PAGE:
Rod Dreher’s ‘The Benedict Option’ makes a compelling argument that for too long we have conflated the American Dream with Christianity—and a reasonable, even sunny, pitch for a return to discipleship.
Hundreds gathered in New York City to discuss Rod Dreher’s new book, ‘The Benedict Option,’ and to consider his call for ‘strategic retreat.’
The people screaming about PBS, the NEA, and the NEH are the same people who helped tear down the arts in favor of the ‘counterculture.’
In helping to invent Rock and Roll, Chuck Berry did not just create a great symbol of America. He created a great art form of the world.
Although 20 years have come and gone, Johnny Cash’s final albums still offer the listener a vision into what it means to live a life of faith.
In his new book, ‘The End of Europe,’ journalist James Kirchick provides ample reasons to worry that Europe is once again a power keg of illiberal attitudes and political instability.
Many people have a hard time finding the point of poetry, much less poetry that boasts of its nonsensical content; but poetry is the literature of compacted significance.
In her new book, ‘Sex Scandal,’ Ashley McGuire confronts how we arrived at a place where talking about the differences between men and women is labelled as virtual hate speech.
Archbishop Charles Chaput’s new book offers little hope for America, but great hope for Americans.
J.K. Rowling may have an army of grown-up children to pile on her Twitter enemies, but she’s still a bad writer. Her adult fans like it because they don’t want to think too hard.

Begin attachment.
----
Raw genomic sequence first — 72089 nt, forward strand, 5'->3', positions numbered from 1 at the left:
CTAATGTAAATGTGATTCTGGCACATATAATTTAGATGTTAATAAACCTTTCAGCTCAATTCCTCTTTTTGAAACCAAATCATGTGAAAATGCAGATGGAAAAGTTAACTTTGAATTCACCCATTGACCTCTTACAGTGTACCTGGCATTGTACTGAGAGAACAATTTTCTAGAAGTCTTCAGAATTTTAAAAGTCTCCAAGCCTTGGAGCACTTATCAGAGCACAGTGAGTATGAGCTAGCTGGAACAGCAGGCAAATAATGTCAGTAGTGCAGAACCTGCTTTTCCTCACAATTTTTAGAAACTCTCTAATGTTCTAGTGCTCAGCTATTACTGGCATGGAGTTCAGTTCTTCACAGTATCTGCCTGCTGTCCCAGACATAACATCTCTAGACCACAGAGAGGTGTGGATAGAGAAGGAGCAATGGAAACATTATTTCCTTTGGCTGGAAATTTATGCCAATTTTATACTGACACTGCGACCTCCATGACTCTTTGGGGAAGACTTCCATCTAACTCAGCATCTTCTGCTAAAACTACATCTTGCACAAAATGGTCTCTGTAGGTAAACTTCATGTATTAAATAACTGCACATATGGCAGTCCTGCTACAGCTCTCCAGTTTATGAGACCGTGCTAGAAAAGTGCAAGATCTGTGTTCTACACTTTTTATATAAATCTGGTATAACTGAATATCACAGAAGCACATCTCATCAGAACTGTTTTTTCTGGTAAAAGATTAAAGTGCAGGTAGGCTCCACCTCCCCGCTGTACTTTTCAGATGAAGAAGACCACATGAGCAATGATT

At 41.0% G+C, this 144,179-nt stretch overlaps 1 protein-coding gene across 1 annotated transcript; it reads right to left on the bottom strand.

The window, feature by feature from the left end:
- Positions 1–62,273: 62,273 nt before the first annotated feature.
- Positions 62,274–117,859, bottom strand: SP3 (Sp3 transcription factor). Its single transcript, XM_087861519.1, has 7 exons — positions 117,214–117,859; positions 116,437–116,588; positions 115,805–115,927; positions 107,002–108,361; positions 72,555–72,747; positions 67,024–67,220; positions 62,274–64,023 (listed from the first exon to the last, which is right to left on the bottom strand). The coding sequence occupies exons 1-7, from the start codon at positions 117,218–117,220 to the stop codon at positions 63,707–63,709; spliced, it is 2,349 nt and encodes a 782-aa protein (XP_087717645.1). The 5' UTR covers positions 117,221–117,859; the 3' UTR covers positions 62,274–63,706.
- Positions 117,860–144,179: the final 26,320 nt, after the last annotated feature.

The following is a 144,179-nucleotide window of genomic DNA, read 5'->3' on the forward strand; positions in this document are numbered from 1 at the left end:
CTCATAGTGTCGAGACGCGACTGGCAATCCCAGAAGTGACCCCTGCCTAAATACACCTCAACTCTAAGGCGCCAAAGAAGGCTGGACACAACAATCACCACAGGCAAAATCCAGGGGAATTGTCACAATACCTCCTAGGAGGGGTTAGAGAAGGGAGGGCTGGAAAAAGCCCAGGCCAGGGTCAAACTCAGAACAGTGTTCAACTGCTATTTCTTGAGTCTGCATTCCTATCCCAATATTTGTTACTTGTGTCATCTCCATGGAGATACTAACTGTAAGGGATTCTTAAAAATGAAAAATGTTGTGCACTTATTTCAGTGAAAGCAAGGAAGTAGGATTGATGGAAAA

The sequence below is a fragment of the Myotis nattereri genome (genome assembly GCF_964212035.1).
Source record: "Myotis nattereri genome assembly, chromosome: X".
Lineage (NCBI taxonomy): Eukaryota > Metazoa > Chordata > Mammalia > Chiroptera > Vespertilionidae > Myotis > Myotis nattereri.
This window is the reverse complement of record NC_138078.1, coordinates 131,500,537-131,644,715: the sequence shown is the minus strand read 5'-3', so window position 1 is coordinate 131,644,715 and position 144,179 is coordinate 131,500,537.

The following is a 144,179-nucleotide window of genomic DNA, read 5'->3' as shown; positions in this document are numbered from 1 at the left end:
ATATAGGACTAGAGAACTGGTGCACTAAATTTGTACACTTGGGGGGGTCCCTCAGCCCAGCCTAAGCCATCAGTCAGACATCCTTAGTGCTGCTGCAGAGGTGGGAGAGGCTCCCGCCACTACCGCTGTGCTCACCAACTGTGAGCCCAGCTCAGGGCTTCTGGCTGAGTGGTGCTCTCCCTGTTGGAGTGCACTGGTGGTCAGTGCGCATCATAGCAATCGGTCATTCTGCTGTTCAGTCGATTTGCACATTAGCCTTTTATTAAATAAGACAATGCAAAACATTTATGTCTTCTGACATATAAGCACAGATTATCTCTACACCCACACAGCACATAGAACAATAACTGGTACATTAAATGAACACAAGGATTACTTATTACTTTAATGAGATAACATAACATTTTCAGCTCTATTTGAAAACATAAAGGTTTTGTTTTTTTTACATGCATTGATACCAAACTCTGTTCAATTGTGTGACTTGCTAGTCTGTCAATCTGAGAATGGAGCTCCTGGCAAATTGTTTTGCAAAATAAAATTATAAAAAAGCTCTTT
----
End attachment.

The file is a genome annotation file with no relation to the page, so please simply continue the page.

We live in an attention-deficient, hectic, technology-riddled society, but we can fight the tide of clickbait and soundbites by using technology’s tools to foster learning and mental acuity.
Here’s how our politically obsessed and ideologically sequestered press would report on C.S. Lewis’s classic children’s fantasy series.
From time to time books are written equating the downfall of a nation with certain observable events. Such is Anthony Esolen’s ‘Out of the Ashes.’
Chance provides an opportunity to shed the grievance and alienation that that many feel from pop culture and instead embrace a common joy.
The 84-year-old Kentucky crooner thinks Madonna and Ashley Judd might’ve gotten a little out there.
In his new book ‘The Death of Expertise,’ Tom Nichols takes a sobering and witty look at why the information age has paradoxically become a bonfire of of arrogance and ignorance that threatens to engulf us all.
Are creators entitled to the fruits of their hard work, imagination, and creativity? The cultural left for which Richard Prince is the poster boy says no.
Ásgeir Trausti Einarsson is Iceland’s most popular artist, and his new album will release this year.
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